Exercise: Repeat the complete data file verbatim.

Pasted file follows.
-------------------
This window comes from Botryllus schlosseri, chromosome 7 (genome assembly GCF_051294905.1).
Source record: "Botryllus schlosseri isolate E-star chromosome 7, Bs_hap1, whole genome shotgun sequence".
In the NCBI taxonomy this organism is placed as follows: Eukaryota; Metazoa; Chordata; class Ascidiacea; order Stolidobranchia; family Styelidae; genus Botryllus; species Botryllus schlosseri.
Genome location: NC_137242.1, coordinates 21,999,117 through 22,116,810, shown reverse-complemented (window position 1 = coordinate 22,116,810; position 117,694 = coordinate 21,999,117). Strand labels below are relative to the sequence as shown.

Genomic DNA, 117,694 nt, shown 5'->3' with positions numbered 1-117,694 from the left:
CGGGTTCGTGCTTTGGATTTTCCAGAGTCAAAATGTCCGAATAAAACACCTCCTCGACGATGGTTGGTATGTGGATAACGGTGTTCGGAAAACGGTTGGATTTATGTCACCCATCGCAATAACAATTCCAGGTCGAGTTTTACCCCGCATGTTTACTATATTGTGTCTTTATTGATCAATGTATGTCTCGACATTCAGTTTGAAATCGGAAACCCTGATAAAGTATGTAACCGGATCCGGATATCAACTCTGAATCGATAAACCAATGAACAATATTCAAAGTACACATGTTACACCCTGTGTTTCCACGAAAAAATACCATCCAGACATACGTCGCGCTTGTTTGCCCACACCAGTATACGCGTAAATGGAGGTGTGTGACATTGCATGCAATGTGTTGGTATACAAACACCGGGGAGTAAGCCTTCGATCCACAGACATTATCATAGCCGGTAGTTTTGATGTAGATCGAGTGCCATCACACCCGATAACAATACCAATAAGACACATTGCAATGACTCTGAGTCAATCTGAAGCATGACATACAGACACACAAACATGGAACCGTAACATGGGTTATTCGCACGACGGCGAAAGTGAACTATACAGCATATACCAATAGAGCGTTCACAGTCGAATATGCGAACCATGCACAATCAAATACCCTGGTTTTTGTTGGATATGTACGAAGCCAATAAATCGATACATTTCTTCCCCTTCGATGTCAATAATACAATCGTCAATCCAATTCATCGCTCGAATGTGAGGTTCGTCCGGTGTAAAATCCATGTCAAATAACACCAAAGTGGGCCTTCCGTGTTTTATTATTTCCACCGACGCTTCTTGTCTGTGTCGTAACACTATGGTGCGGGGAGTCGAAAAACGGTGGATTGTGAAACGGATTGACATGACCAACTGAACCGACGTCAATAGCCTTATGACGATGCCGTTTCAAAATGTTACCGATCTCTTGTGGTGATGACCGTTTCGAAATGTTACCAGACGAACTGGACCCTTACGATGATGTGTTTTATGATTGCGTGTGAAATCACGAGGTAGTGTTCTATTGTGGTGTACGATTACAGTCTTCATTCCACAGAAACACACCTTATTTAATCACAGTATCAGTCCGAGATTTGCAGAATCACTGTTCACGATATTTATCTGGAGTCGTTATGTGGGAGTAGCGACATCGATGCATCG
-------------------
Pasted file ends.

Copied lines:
This window comes from Botryllus schlosseri, chromosome 7 (genome assembly GCF_051294905.1).
Source record: "Botryllus schlosseri isolate E-star chromosome 7, Bs_hap1, whole genome shotgun sequence".
In the NCBI taxonomy this organism is placed as follows: Eukaryota; Metazoa; Chordata; class Ascidiacea; order Stolidobranchia; family Styelidae; genus Botryllus; species Botryllus schlosseri.
Genome location: NC_137242.1, coordinates 21,999,117 through 22,116,810, shown reverse-complemented (window position 1 = coordinate 22,116,810; position 117,694 = coordinate 21,999,117). Strand labels below are relative to the sequence as shown.

Genomic DNA, 117,694 nt, shown 5'->3' with positions numbered 1-117,694 from the left:
CGGGTTCGTGCTTTGGATTTTCCAGAGTCAAAATGTCCGAATAAAACACCTCCTCGACGATGGTTGGTATGTGGATAACGGTGTTCGGAAAACGGTTGGATTTATGTCACCCATCGCAATAACAATTCCAGGTCGAGTTTTACCCCGCATGTTTACTATATTGTGTCTTTATTGATCAATGTATGTCTCGACATTCAGTTTGAAATCGGAAACCCTGATAAAGTATGTAACCGGATCCGGATATCAACTCTGAATCGATAAACCAATGAACAATATTCAAAGTACACATGTTACACCCTGTGTTTCCACGAAAAAATACCATCCAGACATACGTCGCGCTTGTTTGCCCACACCAGTATACGCGTAAATGGAGGTGTGTGACATTGCATGCAATGTGTTGGTATACAAACACCGGGGAGTAAGCCTTCGATCCACAGACATTATCATAGCCGGTAGTTTTGATGTAGATCGAGTGCCATCACACCCGATAACAATACCAATAAGACACATTGCAATGACTCTGAGTCAATCTGAAGCATGACATACAGACACACAAACATGGAACCGTAACATGGGTTATTCGCACGACGGCGAAAGTGAACTATACAGCATATACCAATAGAGCGTTCACAGTCGAATATGCGAACCATGCACAATCAAATACCCTGGTTTTTGTTGGATATGTACGAAGCCAATAAATCGATACATTTCTTCCCCTTCGATGTCAATAATACAATCGTCAATCCAATTCATCGCTCGAATGTGAGGTTCGTCCGGTGTAAAATCCATGTCAAATAACACCAAAGTGGGCCTTCCGTGTTTTATTATTTCCACCGACGCTTCTTGTCTGTGTCGTAACACTATGGTGCGGGGAGTCGAAAAACGGTGGATTGTGAAACGGATTGACATGACCAACTGAACCGACGTCAATAGCCTTATGACGATGCCGTTTCAAAATGTTACCGATCTCTTGTGGTGATGACCGTTTCGAAATGTTACCAGACGAACTGGACCCTTACGATGATGTGTTTTATGATTGCGTGTGAAATCACGAGGTAGTGTTCTATTGTGGTGTACGATTACAGTCTTCATTCCACAGAAACACACCTTATTTAATCACAGTATCAGTCCGAGATTTGCAGAATCACTGTTCACGATATTTATCTGGAGTCGTTATGTGGGAGTAGCGACATCGATGCATCG